Gabriel 49235 Hijackers 

We’ll start with the bitterest pill: the
Gabriel 49235 Hijackers
are some of the most expensive shock absorbers on our list. But, that being said, they can do a whole lot for you and are considered across the board to be some of the best shocks for heavy-duty towing! 
In fact, it was the Gabriel company that first invented shock absorbers way back in 1907—so it’s safe to say that they’ve had some time to refine their craft. These shock absorbers have a towing capacity of 1,100 lbs and these air-adjustable shocks inflate and deflate just like your tires do. Plus, their chrome piston rods are engineered to be leak-proof
What stops us from declaring the Gabriel Hijackers are the best shocks for heavy-duty towing is the lackluster quality control from the company. A sizable amount of purchasers report that their shock absorbers came either with missing or faulty parts—something to keep in mind when purchasing. 

KYB 565104 MonoMax gas shock 

Next up on our list is the
KYB 565104 MonoMax
gas shock. Unlike the other shock absorbers on our list, this one has a distinct monotube design that dampens impact by more than 40% compared to other shock absorbers. Their design also allows their shock absorber to automatically adjust to various road conditions
These shock absorbers are especially great for trucks with a more uneven center of gravity and those looking to boost their truck’s handling ability.  They’re easy to install, and the zinc coating helps them last during and after trips. KYB is so sure that their products will last that they come with a lifetime warranty
But, many drivers report that while these shocks are great for many purposes, they don’t exactly live up to the manufacturer’s claim that they can haul super heavy (more than 1,000 lb) loads. 
MORE: How to get cheap truck insurance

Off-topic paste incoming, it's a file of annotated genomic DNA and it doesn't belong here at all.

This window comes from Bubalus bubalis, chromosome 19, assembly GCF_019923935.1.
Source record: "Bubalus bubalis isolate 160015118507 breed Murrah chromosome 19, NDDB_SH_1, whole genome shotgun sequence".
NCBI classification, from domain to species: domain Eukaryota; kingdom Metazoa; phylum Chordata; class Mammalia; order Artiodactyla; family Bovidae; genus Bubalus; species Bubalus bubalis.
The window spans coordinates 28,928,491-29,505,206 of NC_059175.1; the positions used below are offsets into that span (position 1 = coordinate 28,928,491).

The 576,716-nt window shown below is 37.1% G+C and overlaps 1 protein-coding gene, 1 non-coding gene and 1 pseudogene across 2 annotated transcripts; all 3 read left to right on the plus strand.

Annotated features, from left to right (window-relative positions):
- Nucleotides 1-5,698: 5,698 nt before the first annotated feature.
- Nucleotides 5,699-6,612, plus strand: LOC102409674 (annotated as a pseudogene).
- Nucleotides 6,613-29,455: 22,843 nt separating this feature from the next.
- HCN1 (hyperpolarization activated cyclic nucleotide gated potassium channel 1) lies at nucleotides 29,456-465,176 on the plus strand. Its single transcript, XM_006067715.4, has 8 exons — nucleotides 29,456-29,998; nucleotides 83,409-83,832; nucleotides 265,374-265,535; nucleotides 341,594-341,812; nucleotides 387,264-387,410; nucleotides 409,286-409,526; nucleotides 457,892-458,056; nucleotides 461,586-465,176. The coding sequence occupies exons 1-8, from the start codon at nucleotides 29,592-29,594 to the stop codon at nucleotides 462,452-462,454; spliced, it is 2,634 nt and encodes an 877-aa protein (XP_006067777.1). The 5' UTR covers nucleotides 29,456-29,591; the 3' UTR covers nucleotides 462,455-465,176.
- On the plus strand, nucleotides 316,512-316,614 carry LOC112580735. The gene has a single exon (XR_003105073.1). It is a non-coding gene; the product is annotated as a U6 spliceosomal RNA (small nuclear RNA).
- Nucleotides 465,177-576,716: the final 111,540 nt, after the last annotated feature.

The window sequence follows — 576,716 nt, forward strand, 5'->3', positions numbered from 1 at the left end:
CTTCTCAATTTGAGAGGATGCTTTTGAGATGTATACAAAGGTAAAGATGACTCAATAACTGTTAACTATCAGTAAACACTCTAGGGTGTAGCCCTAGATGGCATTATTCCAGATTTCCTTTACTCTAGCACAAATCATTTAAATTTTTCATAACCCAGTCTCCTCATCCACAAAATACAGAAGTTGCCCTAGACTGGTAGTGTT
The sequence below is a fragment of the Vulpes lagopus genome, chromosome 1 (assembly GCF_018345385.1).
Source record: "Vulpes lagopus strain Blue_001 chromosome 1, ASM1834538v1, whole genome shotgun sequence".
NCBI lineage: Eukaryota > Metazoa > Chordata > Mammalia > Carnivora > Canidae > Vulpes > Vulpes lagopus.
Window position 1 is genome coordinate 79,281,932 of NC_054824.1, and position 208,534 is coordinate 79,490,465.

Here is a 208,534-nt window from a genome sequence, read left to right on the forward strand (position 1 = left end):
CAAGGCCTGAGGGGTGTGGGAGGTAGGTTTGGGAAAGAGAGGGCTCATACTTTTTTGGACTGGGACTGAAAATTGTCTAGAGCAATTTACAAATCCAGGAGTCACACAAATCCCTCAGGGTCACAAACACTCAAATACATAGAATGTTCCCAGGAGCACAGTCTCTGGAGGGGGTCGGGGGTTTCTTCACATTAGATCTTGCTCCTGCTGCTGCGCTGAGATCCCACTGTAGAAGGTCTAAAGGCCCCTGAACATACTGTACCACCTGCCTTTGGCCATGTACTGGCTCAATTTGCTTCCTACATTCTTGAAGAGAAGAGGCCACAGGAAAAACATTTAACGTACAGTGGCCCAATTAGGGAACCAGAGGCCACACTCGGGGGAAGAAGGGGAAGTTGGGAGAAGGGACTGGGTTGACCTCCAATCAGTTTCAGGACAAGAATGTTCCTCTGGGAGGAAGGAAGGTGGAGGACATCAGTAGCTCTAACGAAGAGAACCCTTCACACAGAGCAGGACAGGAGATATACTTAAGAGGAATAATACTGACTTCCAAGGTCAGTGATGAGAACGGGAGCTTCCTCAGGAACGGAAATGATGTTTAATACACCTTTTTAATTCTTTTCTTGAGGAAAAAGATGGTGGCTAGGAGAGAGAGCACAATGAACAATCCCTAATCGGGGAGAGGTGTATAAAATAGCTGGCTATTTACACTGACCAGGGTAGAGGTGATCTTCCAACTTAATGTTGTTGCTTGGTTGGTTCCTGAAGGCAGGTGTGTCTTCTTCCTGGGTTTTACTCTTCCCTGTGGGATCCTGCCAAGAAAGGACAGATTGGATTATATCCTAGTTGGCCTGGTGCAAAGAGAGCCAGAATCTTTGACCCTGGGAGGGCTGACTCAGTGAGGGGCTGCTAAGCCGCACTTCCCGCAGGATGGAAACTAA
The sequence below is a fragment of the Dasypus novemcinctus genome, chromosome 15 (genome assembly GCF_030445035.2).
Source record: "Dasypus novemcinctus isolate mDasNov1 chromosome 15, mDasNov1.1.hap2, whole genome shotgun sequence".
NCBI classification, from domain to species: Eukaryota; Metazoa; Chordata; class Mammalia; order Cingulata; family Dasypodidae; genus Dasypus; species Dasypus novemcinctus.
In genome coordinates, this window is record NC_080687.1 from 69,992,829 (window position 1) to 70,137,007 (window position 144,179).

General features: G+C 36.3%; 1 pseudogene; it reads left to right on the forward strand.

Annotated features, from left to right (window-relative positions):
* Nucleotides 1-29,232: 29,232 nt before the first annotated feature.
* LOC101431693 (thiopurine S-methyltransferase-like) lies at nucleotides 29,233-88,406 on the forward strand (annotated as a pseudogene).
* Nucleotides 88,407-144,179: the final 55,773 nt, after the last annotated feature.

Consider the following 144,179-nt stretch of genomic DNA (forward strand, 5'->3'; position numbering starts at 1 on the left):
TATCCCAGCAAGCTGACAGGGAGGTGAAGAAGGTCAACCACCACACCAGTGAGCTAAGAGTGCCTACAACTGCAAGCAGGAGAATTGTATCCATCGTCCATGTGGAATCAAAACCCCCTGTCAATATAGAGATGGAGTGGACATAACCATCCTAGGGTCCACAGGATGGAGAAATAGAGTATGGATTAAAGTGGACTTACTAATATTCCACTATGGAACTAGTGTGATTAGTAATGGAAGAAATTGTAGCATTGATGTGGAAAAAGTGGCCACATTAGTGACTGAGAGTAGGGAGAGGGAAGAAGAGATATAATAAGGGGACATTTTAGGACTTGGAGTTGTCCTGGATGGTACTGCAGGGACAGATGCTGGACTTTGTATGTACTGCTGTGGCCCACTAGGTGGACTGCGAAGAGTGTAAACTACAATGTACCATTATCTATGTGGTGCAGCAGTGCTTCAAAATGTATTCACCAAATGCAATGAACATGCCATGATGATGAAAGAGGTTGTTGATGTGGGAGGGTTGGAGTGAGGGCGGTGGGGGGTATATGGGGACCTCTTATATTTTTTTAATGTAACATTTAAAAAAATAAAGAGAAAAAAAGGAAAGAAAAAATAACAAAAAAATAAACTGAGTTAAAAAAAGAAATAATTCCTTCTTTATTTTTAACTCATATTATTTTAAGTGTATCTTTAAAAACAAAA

Bilstein 24191203 shock absorber 

Like the KYB MonoMax shock absorbers, the
Bilstein 24191203
absorber also has a monotube design. Although they were initially created specifically for lifted trucks, users discovered that they also work wonderfully as heavy-duty shock absorbers. 
Their speed-sensitive piston automatically readjusts to meet changing road conditions, providing drivers with consistent comfort throughout their trip. Their take on the monotube design is excellent at distributing heat, so their shock absorbers are built to last. 
That said, some users report that over time, their Bilstein shock absorbers began leaking oil—sometimes soon after installation and other times after several years of use. 

Don’t forget about your car insurance policy before you hit the road 

If you’re installing some heavy-duty shocks for towing, chances are that you’ll be hitting the wide-open road.
Anything can happen on a road trip
, so before you go don’t forget to a) install new shocks if you’ve got a trailer in tow and b) download
to check up on your
car insurance
The Jerry app makes everything about car insurance easy—downloading it is free and signing up takes only 45 seconds. After you answer some basic questions, Jerry will find you great policies across dozens of providers. 
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When you’re hitching something heavy up to the back of your vehicle, it changes your car’s center of gravity. Installing towing shocks helps keep your car balanced and level to counteract this change, and takes some pressure off your springs to keep your car from sagging.
Generally speaking, when shopping around for a set of towing shocks you’ll want ones that can handle at least an extra 1,000lbs of weight to the back of your vehicle, will hold up in multiple temperature conditions, can adjust between 20 to 200 PSI of pressure, and will (above all else) maintain the height of your car.